In Nexus Pixels case, their main idea is to make a “game.”  Then you ask yourself and define the needs which would connect to your main idea.

What kind of game should it be?  a Shooter? an RPG?  Ok RPG, What kind of RPG would it be? an MMORPG?

What kind of story? Who makes it? Is it a love story? Is it done by a writer?

What kind of programmers/developers does it require? Flash? C++?

What kind of software would you be using?  2D ? 3D?

What kind of graphics and design are you going for? and so on and so forth until you figure out your game’s needs. Tweaking the game will follow afterwards.


To start a team for game development, you need the following:

- programming (tools and programmer)

- 2d/3d software (concept artist, 3d)

- music composition software (for background music and effects)

- design (preferably a designer who has played a lot of games)

- and probably a wide imagination with the ability to learn to innovate.

They incorporate ideas from other games as well as  games you play during your childhood like “Tag. (You’re it.)”  which is done in real time.

These guys are straying away from the norm by not charging on a subscription or an item mall basis. Their game monetization relies more on Google Adsense and Advertisers who’d like to advertise on their page/site.

According to them, their growth was based on the share of friends of friends in Facebook – which is something that Zynga does. 20,000 active users in a month. 600 online on a day.

Verne’s Verdict on Nexus Pixels: Verne heard about Gimp and Blender from a few designers Verne knows.  My eye sparkled though because Verne was not expecting to see a DAW for this whole day. Interesting point of view of doing things as a startup. I think they’re planning to cross-over platforms by enabling the game to be played on mobile. Currently, you can play the game on Android only if the mobile phone has Flash in it.

Edit: Here’s a short random video of their discussion.

This isn’t over. Verne will take a break from writing and he’s still got more to come.

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Emotional Engineering – Philippine Game Development Festival ’11 Takeaways Part 1

GDAP Festival 2011 Auditorium

5th Floor Theater at DLSU College of Saint Benilde. Image courtesy of GDAP (Facebook)

Verne was considering to study something related to game production next year and he needed a push to convince himself to do it. What do you know?  It came in the form of dinner. I just love discovering ideas out of nowhere.

The previous evening at Bon Chon, a graphic designer by the name of “Princess” informed that there was a game development festival that will be held at the College of Saint Benilde tomorrow. Verne decided he needed to kill time on Saturday and hence, walked in and got the all access pass.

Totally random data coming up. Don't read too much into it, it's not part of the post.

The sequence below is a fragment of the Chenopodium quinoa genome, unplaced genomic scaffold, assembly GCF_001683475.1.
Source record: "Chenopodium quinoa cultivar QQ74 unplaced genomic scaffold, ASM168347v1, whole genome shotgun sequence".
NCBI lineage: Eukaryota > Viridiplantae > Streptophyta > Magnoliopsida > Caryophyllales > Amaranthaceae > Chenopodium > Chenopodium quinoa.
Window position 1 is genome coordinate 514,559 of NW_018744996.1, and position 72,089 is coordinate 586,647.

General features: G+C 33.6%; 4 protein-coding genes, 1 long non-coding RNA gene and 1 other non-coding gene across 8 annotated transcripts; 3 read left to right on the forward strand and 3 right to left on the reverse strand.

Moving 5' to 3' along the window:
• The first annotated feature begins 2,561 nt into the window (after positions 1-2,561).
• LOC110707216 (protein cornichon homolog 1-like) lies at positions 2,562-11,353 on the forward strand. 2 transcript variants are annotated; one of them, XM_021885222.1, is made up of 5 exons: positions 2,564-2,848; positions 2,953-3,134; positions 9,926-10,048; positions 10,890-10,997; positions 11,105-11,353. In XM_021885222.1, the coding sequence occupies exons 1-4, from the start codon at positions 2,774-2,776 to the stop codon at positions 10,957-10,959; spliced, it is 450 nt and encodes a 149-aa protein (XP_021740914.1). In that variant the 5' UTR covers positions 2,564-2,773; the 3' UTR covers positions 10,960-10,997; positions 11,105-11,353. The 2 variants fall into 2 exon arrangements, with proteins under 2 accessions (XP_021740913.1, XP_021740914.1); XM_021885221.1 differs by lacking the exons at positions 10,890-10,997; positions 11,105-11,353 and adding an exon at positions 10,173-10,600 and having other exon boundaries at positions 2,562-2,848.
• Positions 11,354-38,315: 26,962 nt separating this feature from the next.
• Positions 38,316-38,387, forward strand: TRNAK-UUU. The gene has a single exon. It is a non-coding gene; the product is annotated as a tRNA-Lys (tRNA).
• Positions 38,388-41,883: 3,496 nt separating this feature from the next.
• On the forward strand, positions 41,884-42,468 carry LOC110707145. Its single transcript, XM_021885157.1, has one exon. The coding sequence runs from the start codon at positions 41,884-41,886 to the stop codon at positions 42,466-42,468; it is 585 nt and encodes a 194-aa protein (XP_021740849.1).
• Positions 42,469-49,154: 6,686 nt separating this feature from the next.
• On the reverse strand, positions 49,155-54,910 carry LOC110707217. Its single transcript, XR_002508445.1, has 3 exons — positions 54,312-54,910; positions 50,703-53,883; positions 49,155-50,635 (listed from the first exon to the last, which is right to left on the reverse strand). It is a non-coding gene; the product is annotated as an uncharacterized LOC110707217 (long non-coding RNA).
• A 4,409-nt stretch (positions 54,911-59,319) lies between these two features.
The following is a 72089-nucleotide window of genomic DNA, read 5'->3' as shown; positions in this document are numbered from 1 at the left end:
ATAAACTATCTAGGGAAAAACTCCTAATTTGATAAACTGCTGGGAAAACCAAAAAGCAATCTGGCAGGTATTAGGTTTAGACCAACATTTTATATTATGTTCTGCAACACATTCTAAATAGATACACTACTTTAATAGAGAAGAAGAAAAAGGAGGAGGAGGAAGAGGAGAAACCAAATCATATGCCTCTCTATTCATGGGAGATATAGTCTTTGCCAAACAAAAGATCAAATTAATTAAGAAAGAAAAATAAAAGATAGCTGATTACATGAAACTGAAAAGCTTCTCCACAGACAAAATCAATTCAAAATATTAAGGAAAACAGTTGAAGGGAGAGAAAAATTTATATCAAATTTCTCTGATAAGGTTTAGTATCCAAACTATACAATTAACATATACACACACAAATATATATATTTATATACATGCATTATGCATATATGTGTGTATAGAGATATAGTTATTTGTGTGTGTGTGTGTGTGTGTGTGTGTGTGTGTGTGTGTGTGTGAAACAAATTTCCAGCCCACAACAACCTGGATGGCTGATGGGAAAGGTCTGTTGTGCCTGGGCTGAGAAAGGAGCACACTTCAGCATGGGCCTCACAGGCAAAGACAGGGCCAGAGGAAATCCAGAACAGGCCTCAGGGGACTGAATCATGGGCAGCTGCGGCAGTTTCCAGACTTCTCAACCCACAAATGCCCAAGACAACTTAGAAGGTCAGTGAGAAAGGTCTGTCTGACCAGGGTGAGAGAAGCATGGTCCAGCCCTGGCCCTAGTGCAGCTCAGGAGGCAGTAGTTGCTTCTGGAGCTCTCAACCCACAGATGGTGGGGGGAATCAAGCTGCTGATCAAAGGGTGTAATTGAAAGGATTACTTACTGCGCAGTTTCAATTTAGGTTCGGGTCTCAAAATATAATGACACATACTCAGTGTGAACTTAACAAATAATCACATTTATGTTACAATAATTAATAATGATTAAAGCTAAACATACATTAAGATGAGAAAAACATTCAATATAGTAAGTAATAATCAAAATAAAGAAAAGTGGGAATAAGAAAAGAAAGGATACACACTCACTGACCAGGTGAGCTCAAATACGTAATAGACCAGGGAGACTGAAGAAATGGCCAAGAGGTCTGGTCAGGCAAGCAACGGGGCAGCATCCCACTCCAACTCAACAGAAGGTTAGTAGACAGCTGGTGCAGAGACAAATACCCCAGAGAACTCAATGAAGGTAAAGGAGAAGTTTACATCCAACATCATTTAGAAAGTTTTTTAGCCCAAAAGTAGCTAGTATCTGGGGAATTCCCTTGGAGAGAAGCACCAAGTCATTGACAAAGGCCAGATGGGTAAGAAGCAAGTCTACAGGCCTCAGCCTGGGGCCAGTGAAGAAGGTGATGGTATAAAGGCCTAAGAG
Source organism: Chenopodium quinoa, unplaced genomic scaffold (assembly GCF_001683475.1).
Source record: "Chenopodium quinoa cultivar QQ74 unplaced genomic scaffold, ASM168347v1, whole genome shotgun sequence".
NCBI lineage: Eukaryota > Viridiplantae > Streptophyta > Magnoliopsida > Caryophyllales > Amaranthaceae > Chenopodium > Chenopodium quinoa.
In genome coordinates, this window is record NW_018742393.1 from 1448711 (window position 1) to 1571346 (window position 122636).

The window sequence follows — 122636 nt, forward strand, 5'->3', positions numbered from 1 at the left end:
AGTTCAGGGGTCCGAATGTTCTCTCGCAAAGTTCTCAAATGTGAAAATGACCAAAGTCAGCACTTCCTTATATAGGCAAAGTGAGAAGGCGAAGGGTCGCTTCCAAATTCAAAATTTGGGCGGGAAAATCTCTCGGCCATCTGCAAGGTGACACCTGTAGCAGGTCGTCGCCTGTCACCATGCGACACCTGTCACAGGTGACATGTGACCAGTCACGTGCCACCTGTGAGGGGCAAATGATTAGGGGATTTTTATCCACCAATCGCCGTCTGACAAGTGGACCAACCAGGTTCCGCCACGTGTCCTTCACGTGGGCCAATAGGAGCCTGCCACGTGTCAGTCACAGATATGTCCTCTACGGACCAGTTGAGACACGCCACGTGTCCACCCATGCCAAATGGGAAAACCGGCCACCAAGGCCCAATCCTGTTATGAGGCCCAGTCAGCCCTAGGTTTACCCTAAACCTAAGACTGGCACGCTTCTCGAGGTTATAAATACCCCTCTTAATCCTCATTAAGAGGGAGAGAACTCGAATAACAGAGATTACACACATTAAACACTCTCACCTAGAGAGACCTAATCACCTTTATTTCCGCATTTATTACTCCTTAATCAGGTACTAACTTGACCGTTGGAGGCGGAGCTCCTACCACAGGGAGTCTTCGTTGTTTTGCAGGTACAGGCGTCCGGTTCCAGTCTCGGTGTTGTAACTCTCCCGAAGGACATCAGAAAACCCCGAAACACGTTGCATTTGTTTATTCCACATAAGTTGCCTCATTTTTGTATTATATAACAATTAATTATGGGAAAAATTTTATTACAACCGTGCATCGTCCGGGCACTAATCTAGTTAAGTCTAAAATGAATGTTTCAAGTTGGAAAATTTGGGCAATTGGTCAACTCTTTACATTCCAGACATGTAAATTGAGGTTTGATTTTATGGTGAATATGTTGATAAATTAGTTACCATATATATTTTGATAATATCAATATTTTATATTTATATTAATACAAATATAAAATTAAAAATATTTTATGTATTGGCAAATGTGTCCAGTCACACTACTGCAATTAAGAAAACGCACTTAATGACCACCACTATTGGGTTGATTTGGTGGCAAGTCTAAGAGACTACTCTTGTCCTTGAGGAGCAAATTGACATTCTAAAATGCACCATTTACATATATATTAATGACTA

Verne was fashionably late to listen to the first two keynotes but was just in time for the start of the Game Development and Design Tracks. Wasn’t really interested in listening to Generation Klik and Design Council of the Philippines anyways.

Four tracks at four different rooms start simultaneously. You got programming, game design, game art, and production. Verne chose to focus more on game design and production.

First on the list was Engineering Emotion – Weaving psychology into games – courtesy of Elendil Canete (@ravenwolfshin). He describes Emotional Engineering like this ~

- Emotional Engineering is a psychology, a life changing experience.

- What does a user feel when he plays the game? Does he feel as if he is the character himself? There needs to be a chemisty between the characters and the player – like an attachment of the player to the character.

- A game has to be remembered! – this opens avenues for a sequel.

The advantages of emotional engineering are:

- it’s cost effective

- provides a memorable experience – something vibrant and thought-invoking

- focuses on core gameplay – which is defined as the icing on a cake. Mario in Super Mario won’t be cool enough if he simply was Mario. That’s why you give him the ability to get powerups (like the mushroom, the star and the flower) to make the game more interesting.

- strong user feedback

Emotional Engineering applies to narrative, visuals, audio, and game mechanics. Spoilers included.

In terms of narrative, there needs to be a part of the game that is thought-invoking and a compelling conclusion to the tale.

Case Study: “Dead Space 2” – Ending.

In terms of game mechanics, you make the player commit to your game through rewards and consequences. Make them pick a choice.

Case Study: Irrational/2k’s “Bioshock”

In terms of visuals, they have to be breathtaking. The usage of colors. Character presentation where a person’s alignment changes. Orcs were given a good alignment in Warcraft 3 even though they’re usually represented as evil.

Case Study: Pandemic: The Saboteur

In terms of audio, sounds are needed to set the mood or convey emotion better.

Case Study: Konami‘s Silent Hill. Highlight: The Radio feature.

In a nutshell, Emotional Engineering in games would be – “The best games out there are those you can still feel – long after the console is off.”

Overall Winner : Metal Gear Solid 3 .

Verne’s verdict : Loved the insights, theories and the case studies. Verne can tell he does play a lot of games. A lot of recent ones that I need to catch up – probably through Youtube lol. He will now stop here because he feels sleepy. Part 2 coming in a few hours.